In fact, Greenwell most often zooms in on sex when it’s not quite working, when it’s being wielded and withheld in the shifting balance of power between the narrator and Mitko, especially as the former’s feelings for the latter begin to exceed the boundaries of their client/hustler relationship. The novel’s opening scene establishes the erotic charge that such awkwardness can bring. The narrator, who pays for the privilege of giving Mitko oral sex in the bathroom of Sofia’s National Palace of Culture, casts their initial encounter as the first in a series of ever more significant betrayals to which Mitko will subject him. Throughout the blowjob, Mitko remains, despite the narrator’s hunger, unaroused, and yet gives a pitiful imitation of orgasm to bring the encounter to a close. The narrator is (understandably) unsatisfied and peeved, but the way Mitko smirks his way through the encounter with some admixture of impishness and innocence ultimately leaves the narrator more charmed than put off. The scene reveals so much about both men but especially about Mitko: the wink beneath the “hypermasculine style and […] air of criminality” he cultivates, and beneath both the instinct to preserve a semblance of ownership over the body that circumstances (or, as he will later insist, fate) force him to sell.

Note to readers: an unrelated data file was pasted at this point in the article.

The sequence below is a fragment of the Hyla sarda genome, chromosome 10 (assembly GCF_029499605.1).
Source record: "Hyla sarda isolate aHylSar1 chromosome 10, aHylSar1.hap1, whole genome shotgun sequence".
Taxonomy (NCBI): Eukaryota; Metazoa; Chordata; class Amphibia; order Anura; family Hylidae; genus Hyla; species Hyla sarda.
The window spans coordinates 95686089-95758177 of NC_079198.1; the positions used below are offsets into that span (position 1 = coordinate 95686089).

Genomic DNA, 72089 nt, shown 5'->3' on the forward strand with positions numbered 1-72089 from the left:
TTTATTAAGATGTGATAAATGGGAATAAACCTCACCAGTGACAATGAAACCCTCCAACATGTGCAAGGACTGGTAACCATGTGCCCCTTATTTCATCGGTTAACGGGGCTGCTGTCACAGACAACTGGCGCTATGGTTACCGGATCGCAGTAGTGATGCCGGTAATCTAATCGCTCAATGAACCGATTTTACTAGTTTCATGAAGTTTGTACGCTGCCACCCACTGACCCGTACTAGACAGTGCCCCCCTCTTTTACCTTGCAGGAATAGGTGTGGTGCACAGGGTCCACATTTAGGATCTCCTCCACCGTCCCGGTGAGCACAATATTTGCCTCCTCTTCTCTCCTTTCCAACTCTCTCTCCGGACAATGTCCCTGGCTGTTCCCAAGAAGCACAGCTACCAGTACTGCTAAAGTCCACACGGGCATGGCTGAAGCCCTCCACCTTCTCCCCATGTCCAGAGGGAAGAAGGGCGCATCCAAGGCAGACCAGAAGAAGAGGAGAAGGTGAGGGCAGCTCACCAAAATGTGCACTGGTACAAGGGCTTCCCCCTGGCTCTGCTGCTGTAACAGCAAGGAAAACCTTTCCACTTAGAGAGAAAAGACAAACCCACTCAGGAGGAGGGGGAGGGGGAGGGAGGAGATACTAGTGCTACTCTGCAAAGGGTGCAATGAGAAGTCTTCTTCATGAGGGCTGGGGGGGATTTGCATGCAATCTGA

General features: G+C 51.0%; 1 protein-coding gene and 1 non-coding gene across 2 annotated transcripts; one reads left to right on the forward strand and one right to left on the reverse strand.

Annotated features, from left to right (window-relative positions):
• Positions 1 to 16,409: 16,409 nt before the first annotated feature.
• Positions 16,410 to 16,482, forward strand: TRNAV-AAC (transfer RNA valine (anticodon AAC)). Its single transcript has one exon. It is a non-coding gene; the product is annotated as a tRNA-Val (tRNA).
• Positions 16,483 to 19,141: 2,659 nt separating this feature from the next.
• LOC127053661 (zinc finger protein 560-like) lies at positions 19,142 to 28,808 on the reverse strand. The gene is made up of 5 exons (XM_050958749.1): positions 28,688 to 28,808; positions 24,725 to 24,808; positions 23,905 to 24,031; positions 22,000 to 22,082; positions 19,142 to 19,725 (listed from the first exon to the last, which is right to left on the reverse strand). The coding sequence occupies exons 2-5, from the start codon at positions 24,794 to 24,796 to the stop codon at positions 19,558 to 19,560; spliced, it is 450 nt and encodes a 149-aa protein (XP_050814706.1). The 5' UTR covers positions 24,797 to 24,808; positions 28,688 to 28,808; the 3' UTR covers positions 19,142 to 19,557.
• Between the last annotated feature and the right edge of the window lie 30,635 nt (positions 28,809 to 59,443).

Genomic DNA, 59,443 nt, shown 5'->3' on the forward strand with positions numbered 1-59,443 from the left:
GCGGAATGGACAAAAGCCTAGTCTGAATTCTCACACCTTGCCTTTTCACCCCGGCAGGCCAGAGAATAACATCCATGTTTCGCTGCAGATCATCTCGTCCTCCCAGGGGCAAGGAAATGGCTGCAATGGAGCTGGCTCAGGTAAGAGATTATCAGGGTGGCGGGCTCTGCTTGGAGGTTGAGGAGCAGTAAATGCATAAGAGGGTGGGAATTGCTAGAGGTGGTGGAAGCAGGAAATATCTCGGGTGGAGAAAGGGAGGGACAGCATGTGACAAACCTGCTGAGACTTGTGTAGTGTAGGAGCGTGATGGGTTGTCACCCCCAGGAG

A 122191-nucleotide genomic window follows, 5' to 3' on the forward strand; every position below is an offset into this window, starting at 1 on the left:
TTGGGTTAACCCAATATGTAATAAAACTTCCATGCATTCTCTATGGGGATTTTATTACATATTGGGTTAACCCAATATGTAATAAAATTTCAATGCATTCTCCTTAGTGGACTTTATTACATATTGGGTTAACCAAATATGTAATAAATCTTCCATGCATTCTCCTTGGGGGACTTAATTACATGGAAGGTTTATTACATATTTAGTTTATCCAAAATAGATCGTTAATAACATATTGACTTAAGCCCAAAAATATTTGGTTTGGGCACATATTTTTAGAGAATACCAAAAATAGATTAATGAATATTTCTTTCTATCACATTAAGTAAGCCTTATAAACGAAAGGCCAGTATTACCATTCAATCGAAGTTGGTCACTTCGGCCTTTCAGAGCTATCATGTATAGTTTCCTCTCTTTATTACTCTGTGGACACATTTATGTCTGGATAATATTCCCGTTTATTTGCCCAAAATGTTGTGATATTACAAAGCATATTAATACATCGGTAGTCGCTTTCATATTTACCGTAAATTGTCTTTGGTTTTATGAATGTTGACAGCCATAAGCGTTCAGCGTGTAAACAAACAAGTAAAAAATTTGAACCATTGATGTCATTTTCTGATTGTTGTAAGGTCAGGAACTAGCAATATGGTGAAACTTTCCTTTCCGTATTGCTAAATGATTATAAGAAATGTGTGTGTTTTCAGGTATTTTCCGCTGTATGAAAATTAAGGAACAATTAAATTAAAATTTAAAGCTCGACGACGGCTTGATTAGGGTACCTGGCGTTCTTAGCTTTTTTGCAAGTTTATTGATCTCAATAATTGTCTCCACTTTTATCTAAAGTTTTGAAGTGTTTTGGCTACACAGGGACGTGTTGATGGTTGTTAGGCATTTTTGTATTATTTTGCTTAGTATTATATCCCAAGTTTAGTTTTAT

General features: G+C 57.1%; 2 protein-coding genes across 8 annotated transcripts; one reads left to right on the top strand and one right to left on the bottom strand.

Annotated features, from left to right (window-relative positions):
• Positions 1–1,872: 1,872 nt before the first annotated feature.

The narrator, in fact, skips past the sex that is presumably more satisfying, saying only “I sought Mitko out repeatedly over the next weeks, and after our third or fourth encounter I decided to invite him to my apartment.” What follows is a complex dance wherein the narrator tries to initiate contact, only to be put off repeatedly by Mitko, who, after he finally acquiesces and receives his pleasure (again, briefly and elliptically rendered), spends hours drinking heavily and arranging his “friendships” with other clients online. The helpless narrator can only stand by, a lurker in his own house, half-heartedly seeking solace in poetry: “It was a slim volume, Cavafy, which I chose in the hope that I would find in it something to redeem my evening, to gild what felt more and more like the sordidness of it.” The poems fail to offer the consolation he seeks, but then, after several more agitating hours, not in Cavafy but in the strange, tender turn the evening takes, the ennoblement he’d sought suddenly appears: